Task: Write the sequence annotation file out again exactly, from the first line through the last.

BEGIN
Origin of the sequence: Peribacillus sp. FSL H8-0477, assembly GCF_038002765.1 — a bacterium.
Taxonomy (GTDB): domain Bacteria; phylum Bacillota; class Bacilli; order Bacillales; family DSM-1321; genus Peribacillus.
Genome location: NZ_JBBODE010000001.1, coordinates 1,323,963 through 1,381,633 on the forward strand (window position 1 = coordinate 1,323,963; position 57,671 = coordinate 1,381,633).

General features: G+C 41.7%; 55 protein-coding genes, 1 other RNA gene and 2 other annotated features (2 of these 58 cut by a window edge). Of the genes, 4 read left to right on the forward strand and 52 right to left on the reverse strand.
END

Origin of the sequence: Peribacillus sp. FSL H8-0477, assembly GCF_038002765.1 — a bacterium.
Taxonomy (GTDB): domain Bacteria; phylum Bacillota; class Bacilli; order Bacillales; family DSM-1321; genus Peribacillus.
Genome location: NZ_JBBODE010000001.1, coordinates 1,323,963 through 1,381,633 on the forward strand (window position 1 = coordinate 1,323,963; position 57,671 = coordinate 1,381,633).

General features: G+C 41.7%; 55 protein-coding genes, 1 other RNA gene and 2 other annotated features (2 of these 58 cut by a window edge). Of the genes, 4 read left to right on the forward strand and 52 right to left on the reverse strand.